2. Do you like to weed and recycle as you read or do you prefer to hold on to all your books?
When I worked in the library I only used to buy books that I thought I'd want to re-read and I borrowed lots of books from the library. Later on I began buying more books, and those 3 or 2 offers meant that it was usually more than one book at a time and the numbers grew. In an ideal world I would keep all my books, but as space is limited I try to be firm with myself and week out books that I'm unlikely to want to re-read. It's very difficult because there have been so many times I've wanted to re-read or just check a particular book only to realise I no longer have it. So it's a slow process.
I take some books to charity shops but I'm lucky that I live within driving distance of one of the biggest second-hand bookshops in the UK -- Barter Books in Alnwick -- and I've taken quite a few there in the last 3 years. The drawback is though they don't actually buy the books -- they offer you a sum of money for them and then you 'buy' more. That's a drawback or a bonus depending on how you look at it.
3. Are your books confined to one area or are they spread out over your house?
My books are spread out over nearly the whole house, with bookcases in most of the rooms. Four bookcases line one wall of the hallway. These hold unread fiction and some non-fiction (photo 1). the fiction is double-shelved, which does make it more difficult to see what I have.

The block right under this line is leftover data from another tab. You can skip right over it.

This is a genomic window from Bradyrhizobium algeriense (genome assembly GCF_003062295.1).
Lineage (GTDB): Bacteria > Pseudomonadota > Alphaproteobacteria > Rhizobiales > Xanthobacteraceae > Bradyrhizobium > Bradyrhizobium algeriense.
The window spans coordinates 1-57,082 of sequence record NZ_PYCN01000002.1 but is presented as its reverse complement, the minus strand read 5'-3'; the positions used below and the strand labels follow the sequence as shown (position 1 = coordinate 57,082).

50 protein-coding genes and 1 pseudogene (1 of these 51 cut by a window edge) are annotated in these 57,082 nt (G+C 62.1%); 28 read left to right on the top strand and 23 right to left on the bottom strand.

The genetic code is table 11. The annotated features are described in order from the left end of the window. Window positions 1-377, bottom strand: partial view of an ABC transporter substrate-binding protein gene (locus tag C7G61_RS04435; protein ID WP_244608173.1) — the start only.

There are more bookcases in the other rooms. On the top shelf of the one in the lounge (photo 2) are more of the unread novels -- again double shelved. I have far too many unread books! The lower shelves hold a mix of fiction and non-fiction.
Photo 3 shows some of the books in the office. These are a mix of novels that I've read and non-fiction, mainly art books, cookery books, books on religion and health.
Most of the non-fiction is in a tall bookcase at the end of the inner hallway. It's a real jumble of books as show in photo 4, with books on history, travel, football (my husband's books), language, gardening, biography, walking and so on sitting side by side. I see there's even a novel that has infiltrated the non-fiction section! (photo 5 is a close up of a few of these books)
Photo 6 is of the little bookcase my Dad made me for my bedroom when I was about 8. It doesn't look anything special -- just a three shelf wooden bookcase he painted white, but I could never part with it. It's looking a bit the worse for ear now. On the top are some very old children's books and a pile of brochures from National Trust properties we've visited. The shelves contain many history books and some philosophy books.
There are very old books in a spare bedroom -- again some children's books from my childhood and my parents' childhoods, too, some history and gardening books and some dictionaries. I also have a few cookery books that I use regularly on a shelf in the kitchen.